As we enter the holiday season of rainy or snowy days, hot chocolate and cozy evenings by the fireplace, it just seemed right to make a coloring book our Day 7 giveaway. Do coloring books make you more creative? The question of whether they enhance or dampen creativity is the topic of heated debate in some circles.
At DoubleShot Creative we’re taking a bold pro-coloring position. Why not?
If coloring books are just for fun, they shouldn’t have to pull any more freight than that, whether they’re in the hands of an engineer, an executive, or a pre-schooler with a full overhand grip on their crayon.
Still—it’s interesting to ponder the trend: more than 12 million adult coloring books were sold in 2015 in the U.S. (That’s up from 1 million in 2014; calling it a “craze” is not overstating it.) And they’ve been flying off the shelves around the globe, lest you think it’s just an American thing.
In fact, a worldwide pencil shortage has been sparked by this international coloring frenzy. The world’s biggest wood pencil purveyor Faber-Castell has been running extra shifts in Bavaria to keep up with double-digit growth they attribute to the coloring book trend.
As the Washington Post notes, “There are adult coloring books for hipsters, “Dr. Who” fans, cat lovers, Taylor Swift devotees, and admirers of Supreme Court Justice Ruth Bader Ginsburg — pretty much anyone with a niche interest and a need to relax.”
So relax, dear closet coloring aficionado. You shouldn’t have to defend a penchant for doodling or coloring. Seriously, pick your battles. But if you do come in for some hazing, here are some thoughts for your back pocket. It’s not like we’re coloring book fanatics here at DoubleShot Creative. But…there are those among us who will look for any excuse to trot out the 64 box of Crayola’s or some colored pens.
Here are our 10 Modest Arguments for Coloring Books:
1. Mo’ fun, mo’ pretty things. Who can argue with this? Some of the designs on offer are truly stunning even in black and white, and come to life with every bit of color applied. What would you rather tack up in your office—a colorful lion or a spreadsheet?
2. Cooling your eyeballs. How many hours of screen time do you clock every day? For work…for diversion…correspondence…shopping, games…we don’t need to belabor this point. Getting your face away from the screen when you can, for any reason, is a good idea.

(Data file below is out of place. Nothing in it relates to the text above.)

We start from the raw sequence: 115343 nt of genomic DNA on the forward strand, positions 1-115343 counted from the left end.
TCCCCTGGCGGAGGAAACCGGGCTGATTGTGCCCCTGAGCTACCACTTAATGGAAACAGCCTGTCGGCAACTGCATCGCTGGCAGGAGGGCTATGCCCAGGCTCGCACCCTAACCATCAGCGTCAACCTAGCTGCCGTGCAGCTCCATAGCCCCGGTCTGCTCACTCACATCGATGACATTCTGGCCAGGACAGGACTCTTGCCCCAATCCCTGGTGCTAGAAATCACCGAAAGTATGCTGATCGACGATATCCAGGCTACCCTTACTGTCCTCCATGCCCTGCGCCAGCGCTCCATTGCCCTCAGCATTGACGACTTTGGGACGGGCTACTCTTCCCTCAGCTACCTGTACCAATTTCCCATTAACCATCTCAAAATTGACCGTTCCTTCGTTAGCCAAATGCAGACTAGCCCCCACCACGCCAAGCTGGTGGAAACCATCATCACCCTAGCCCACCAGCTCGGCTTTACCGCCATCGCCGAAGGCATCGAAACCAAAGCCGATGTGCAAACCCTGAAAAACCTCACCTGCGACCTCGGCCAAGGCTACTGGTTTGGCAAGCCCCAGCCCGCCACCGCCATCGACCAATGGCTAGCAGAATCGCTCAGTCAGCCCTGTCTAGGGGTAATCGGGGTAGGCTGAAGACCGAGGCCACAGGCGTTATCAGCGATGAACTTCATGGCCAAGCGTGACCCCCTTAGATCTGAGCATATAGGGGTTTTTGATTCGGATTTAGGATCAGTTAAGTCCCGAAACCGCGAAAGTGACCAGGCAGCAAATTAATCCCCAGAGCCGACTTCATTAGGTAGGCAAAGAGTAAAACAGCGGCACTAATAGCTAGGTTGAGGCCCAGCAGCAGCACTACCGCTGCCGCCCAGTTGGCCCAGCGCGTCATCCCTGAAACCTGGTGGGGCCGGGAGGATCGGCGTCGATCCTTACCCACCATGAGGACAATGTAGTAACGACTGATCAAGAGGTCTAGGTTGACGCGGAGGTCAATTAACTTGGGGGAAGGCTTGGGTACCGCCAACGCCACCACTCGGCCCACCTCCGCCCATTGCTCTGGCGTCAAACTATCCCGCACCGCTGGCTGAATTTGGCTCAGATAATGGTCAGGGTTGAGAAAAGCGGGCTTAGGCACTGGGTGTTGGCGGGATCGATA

3. Awakening your analog. Anyone out there notice their handwriting skills deteriorating? Coloring can reacquaint you with some neglected fine motor skills , and work a hand-eye connection that stimulates both sides of the brain.
4. Chilling out. The de-stressing qualities of coloring books are widely discussed both by mental health pros and the coloring fans themselves. People describe the meditative and therapeutic properties of getting lost in a drawing, in the rhythmic process of choosing and applying color, cell by cell. From pop beads to needlepoint to mosaic work to a sand mandala…we humans are drawn to color, pattern, and repetition.
5. No undo button. Did you color in blue when you meant to use red? Did you careen outside the lines? Your mistake will be out there for all to see…unless you turn your mistake into something new and deliberate. This is a fundamental lesson in any early art class…when your hand slips, your watercolor runs, your clay wobbles, good things happen when you follow it instead of fighting it. This is actually a profound principal for fine art, but…why not for the coloring book?
6. Satisfaction guaranteed. If you’re the type who gets the tiniest little micro-thrill checking boxes on your to-do list, you probably get a similar micro-thrill finishing a drawing. It’s not the NYT Sunday crossword you stalled out on, or that amorphous swath of knitting that never seems to turn into a sweater. Nope. You embark on coloring a page, and you’re on a glide path to completion, barring unrelated distractions.
7. No notifications, no hyperlinks, no pop-up ads. Speaking of distractions…this one speaks for itself.
8. Coloring outside the lines is like, totally fine. So is coloring inside the lines. When things are feeling chaotic, it can be very reassuring to restore world order by creating a real-world-faithful rendering. Or, if you’ve been on the straight-and-narrow and want to bust a move, those black-and-white templates are just crying out to be messed with.
9. No one is the boss of your color choices. “Pink hearts, yellow moons, orange stars, green clovers.” Don’t let a cereal-hawking leprechaun boss you around. Go ahead. Make the moon green. Make the dog blue. Who knows what could happen.
10. Coloring might just be a gateway drug. As long as the colored pencils or crayons are out… why not try a few new exercises, just for kicks. There’s a very popular creative exercise called “30 Circles,” the work of Bob McKim that is referenced in IDEO designer Tim Brown’s talk, “Tales of Creativity and Play.” The talk is well worth watching—and the “30 Circles” exercise is demonstrated and discussed. Essentially, it’s a fluency and flexibility challenge—how fast can you think of stuff and jot it down…and how far outside the expected do your ideas range? We’ve put that exercise, plus a few little jump starters in the back of our coloring book. See what sparks your imagination…
Now that we’ve discussed how coloring books can spark your creativity, it’s time for today’s giveaway!
Our giveaway has now ended! To get more information, including how to spark your creativity, contact us here.
That’s all for today. Don’t forget to check back on Thursday for our next giveaway!
Until then, cast your vote and be part of selecting which charity we give back to this holiday season.